> Chris Dunn wrote:
> >Archae Solenhofen wrote:
> >>Chris Dunn wrote:
> >>Stocks conducted his experiments so that he could make some
> >>meaningful comparison to what the ancient Egyptians
> >>produced.... can you tell us what bearing a test using 80
> >>silicon carbide has to this discussion?
It provided me with an idea of the kind of results that can be obtained using an abrasive. It also provided me with information on the efficiency of a harder substance than quartz, as described by Gorelick and Gwinneth, and how it held up under pressure. It also gave me an idea of how difficult it is to remove the dust that accumulates in the slot so as to introduce fresh grit if one does not have compressed air to blow it out. It also provided me with information regarding how a copper wedge performs when trying to remove the core.
It was a very useful experiment for me.
> >To my mind the question is quite simple. There is the original
> >Egyptian core and then there is Stocks' core and my core. The
> >original should be completely analyzed and described, then
> >drilling attempt should be compared with the original in the
> >same way. If Stocks has a core that is the same as the
> >Egyptian, then he should show its details and describe the
> He did... tapered core, rough lapidary polish, and horizontal
> striations produced by the bow-powered cutting.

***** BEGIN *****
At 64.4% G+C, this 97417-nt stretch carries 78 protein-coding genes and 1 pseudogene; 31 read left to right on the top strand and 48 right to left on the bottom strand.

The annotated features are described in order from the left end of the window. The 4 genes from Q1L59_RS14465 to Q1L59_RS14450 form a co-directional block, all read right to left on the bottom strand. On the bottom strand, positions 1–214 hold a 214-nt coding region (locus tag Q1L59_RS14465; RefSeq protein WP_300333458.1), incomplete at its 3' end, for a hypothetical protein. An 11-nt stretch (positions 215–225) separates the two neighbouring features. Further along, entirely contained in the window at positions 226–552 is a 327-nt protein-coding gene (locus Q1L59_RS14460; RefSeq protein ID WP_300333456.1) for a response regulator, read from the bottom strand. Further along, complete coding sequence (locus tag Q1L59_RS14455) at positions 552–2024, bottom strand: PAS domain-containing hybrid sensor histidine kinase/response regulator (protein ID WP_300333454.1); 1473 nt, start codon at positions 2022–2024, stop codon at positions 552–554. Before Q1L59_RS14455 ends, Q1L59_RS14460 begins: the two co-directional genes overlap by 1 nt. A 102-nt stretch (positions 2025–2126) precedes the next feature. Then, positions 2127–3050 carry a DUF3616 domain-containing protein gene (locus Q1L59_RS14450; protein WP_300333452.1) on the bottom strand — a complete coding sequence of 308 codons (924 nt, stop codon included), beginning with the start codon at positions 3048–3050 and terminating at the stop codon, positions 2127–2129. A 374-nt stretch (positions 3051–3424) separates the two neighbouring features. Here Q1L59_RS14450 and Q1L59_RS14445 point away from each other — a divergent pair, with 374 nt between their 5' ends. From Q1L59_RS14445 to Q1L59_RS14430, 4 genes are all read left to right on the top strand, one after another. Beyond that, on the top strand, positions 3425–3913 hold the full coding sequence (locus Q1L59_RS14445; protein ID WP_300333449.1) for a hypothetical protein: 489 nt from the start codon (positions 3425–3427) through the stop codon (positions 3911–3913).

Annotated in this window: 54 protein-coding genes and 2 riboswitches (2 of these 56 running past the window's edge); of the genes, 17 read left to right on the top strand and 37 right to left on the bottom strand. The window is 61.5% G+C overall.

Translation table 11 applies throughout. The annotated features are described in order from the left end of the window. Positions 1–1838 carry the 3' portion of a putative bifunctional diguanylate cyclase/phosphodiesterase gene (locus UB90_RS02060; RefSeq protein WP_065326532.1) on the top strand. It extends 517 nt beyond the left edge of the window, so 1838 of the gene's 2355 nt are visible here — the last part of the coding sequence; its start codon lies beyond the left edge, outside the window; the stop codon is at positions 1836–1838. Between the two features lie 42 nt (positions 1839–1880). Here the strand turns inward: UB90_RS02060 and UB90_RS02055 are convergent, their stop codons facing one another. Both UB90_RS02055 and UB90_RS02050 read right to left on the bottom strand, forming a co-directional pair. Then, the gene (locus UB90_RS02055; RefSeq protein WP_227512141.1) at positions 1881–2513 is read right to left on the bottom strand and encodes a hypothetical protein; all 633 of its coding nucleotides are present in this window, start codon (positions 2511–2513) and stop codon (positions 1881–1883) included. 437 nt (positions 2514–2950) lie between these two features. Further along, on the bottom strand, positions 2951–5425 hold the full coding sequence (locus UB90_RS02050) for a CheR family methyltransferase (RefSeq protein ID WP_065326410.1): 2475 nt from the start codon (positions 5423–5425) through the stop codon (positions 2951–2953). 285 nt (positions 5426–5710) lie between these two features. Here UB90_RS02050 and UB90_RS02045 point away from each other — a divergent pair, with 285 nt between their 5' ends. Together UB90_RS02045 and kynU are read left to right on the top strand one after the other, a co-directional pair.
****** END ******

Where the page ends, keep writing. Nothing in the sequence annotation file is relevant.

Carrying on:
I have his publications and there is nothing shown with which one could apply the same scrutiny It would be nice if he would show the results in greater detail.
> >As silicon carbide is harder than quartz (9 mohs SiC to 7 mohs
> >quartz) and Gorelick and Gwinneth testified that this hardness
> >produced deeper grooves, I don't see any problem in using
> >material instead of quartz sand.
> I did not realize "quartz sand" was just restricted to 80 mesh
> abrasive. Again, why are you arbitrarily choosing 80 mesh as
> the only grain size in your experiment? I also still do not
> understand the logic of using something both synthetic and
> harder than a natural compound like emery as the abrasive.
> >If we take Gorelick's and
> >Gwinneth's observations and if hardness has anything to do
> >cutting granite, it would seem that the process would go
> >and yield better results.
> Ya, only in the case of the same lapping characteristics
> compared between two abrasives of different hardness. Why would
> the ancient Egyptians only use 80 mesh abrasive quartz abrasive
> to cut granite?
They didn't use quartz sand to cut granite.
> Striation depth would be dependent on a number of factors
> including grain size, mechanical and other physical properties
> of the grains in the abrasive, ideal lapping pressure (which
> varies from abrasive to abrasive due to variables like
> compressive fracture strength which are not the same for quartz
> and silicon carbide), the mineral composition of the granite
> used, etc. How did Gorelick and Gwinneth take these variables
> into consideration when asserting, as you seem to be
> insinuating, that hardness is the only factor dictating
> striation depth?
> >However, if you are saying that
> >quartz sand of a larger grain size is more appropriate, let's
> >see the results.
> Lets see your results with quartz sand first.... not 80 mesh
> silicon carbide. Keep you experiment to something that can be